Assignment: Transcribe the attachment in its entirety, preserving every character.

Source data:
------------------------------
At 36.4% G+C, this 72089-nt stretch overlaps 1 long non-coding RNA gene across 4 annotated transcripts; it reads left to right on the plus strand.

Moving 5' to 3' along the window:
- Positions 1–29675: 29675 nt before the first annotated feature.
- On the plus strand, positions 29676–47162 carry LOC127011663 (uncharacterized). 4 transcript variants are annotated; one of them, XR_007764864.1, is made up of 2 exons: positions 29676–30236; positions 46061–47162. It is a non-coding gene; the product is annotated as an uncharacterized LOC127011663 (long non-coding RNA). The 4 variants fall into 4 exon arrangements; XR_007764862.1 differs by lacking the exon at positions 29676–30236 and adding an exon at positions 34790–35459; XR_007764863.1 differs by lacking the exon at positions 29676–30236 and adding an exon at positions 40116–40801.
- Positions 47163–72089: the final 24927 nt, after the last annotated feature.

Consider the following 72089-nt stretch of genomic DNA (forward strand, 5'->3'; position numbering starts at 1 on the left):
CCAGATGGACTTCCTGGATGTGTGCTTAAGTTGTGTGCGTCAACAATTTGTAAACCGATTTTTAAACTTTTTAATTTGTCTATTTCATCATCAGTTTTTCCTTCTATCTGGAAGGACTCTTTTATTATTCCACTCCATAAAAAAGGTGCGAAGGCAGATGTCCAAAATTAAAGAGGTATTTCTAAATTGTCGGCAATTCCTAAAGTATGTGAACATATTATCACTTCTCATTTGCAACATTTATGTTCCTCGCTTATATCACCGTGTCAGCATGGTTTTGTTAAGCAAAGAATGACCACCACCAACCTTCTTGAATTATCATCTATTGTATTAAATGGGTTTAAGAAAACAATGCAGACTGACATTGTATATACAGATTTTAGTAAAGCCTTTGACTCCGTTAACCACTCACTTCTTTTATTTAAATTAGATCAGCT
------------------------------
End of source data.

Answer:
At 36.4% G+C, this 72089-nt stretch overlaps 1 long non-coding RNA gene across 4 annotated transcripts; it reads left to right on the plus strand.

Moving 5' to 3' along the window:
- Positions 1–29675: 29675 nt before the first annotated feature.
- On the plus strand, positions 29676–47162 carry LOC127011663 (uncharacterized). 4 transcript variants are annotated; one of them, XR_007764864.1, is made up of 2 exons: positions 29676–30236; positions 46061–47162. It is a non-coding gene; the product is annotated as an uncharacterized LOC127011663 (long non-coding RNA). The 4 variants fall into 4 exon arrangements; XR_007764862.1 differs by lacking the exon at positions 29676–30236 and adding an exon at positions 34790–35459; XR_007764863.1 differs by lacking the exon at positions 29676–30236 and adding an exon at positions 40116–40801.
- Positions 47163–72089: the final 24927 nt, after the last annotated feature.

Consider the following 72089-nt stretch of genomic DNA (forward strand, 5'->3'; position numbering starts at 1 on the left):
CCAGATGGACTTCCTGGATGTGTGCTTAAGTTGTGTGCGTCAACAATTTGTAAACCGATTTTTAAACTTTTTAATTTGTCTATTTCATCATCAGTTTTTCCTTCTATCTGGAAGGACTCTTTTATTATTCCACTCCATAAAAAAGGTGCGAAGGCAGATGTCCAAAATTAAAGAGGTATTTCTAAATTGTCGGCAATTCCTAAAGTATGTGAACATATTATCACTTCTCATTTGCAACATTTATGTTCCTCGCTTATATCACCGTGTCAGCATGGTTTTGTTAAGCAAAGAATGACCACCACCAACCTTCTTGAATTATCATCTATTGTATTAAATGGGTTTAAGAAAACAATGCAGACTGACATTGTATATACAGATTTTAGTAAAGCCTTTGACTCCGTTAACCACTCACTTCTTTTATTTAAATTAGATCAGCT